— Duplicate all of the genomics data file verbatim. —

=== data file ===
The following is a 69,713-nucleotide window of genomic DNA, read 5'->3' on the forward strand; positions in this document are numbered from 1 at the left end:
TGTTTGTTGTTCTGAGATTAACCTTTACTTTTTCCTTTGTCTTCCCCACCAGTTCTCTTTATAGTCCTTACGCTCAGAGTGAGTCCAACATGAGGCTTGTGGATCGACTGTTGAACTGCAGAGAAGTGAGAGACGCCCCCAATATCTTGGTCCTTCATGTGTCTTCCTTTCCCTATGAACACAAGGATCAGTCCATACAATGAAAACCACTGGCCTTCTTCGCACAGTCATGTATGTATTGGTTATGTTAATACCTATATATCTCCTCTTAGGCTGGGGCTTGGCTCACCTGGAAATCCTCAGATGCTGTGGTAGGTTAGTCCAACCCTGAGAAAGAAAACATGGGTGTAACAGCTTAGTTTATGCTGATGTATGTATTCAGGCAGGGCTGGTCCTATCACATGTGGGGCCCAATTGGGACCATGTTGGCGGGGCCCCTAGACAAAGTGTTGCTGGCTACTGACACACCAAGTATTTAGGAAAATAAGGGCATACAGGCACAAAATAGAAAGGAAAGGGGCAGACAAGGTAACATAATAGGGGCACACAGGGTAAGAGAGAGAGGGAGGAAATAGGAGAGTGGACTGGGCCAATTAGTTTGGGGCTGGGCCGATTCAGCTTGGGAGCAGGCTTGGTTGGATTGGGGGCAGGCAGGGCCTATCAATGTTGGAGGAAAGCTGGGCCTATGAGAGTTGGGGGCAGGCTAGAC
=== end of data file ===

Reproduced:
The following is a 69,713-nucleotide window of genomic DNA, read 5'->3' on the forward strand; positions in this document are numbered from 1 at the left end:
TGTTTGTTGTTCTGAGATTAACCTTTACTTTTTCCTTTGTCTTCCCCACCAGTTCTCTTTATAGTCCTTACGCTCAGAGTGAGTCCAACATGAGGCTTGTGGATCGACTGTTGAACTGCAGAGAAGTGAGAGACGCCCCCAATATCTTGGTCCTTCATGTGTCTTCCTTTCCCTATGAACACAAGGATCAGTCCATACAATGAAAACCACTGGCCTTCTTCGCACAGTCATGTATGTATTGGTTATGTTAATACCTATATATCTCCTCTTAGGCTGGGGCTTGGCTCACCTGGAAATCCTCAGATGCTGTGGTAGGTTAGTCCAACCCTGAGAAAGAAAACATGGGTGTAACAGCTTAGTTTATGCTGATGTATGTATTCAGGCAGGGCTGGTCCTATCACATGTGGGGCCCAATTGGGACCATGTTGGCGGGGCCCCTAGACAAAGTGTTGCTGGCTACTGACACACCAAGTATTTAGGAAAATAAGGGCATACAGGCACAAAATAGAAAGGAAAGGGGCAGACAAGGTAACATAATAGGGGCACACAGGGTAAGAGAGAGAGGGAGGAAATAGGAGAGTGGACTGGGCCAATTAGTTTGGGGCTGGGCCGATTCAGCTTGGGAGCAGGCTTGGTTGGATTGGGGGCAGGCAGGGCCTATCAATGTTGGAGGAAAGCTGGGCCTATGAGAGTTGGGGGCAGGCTAGAC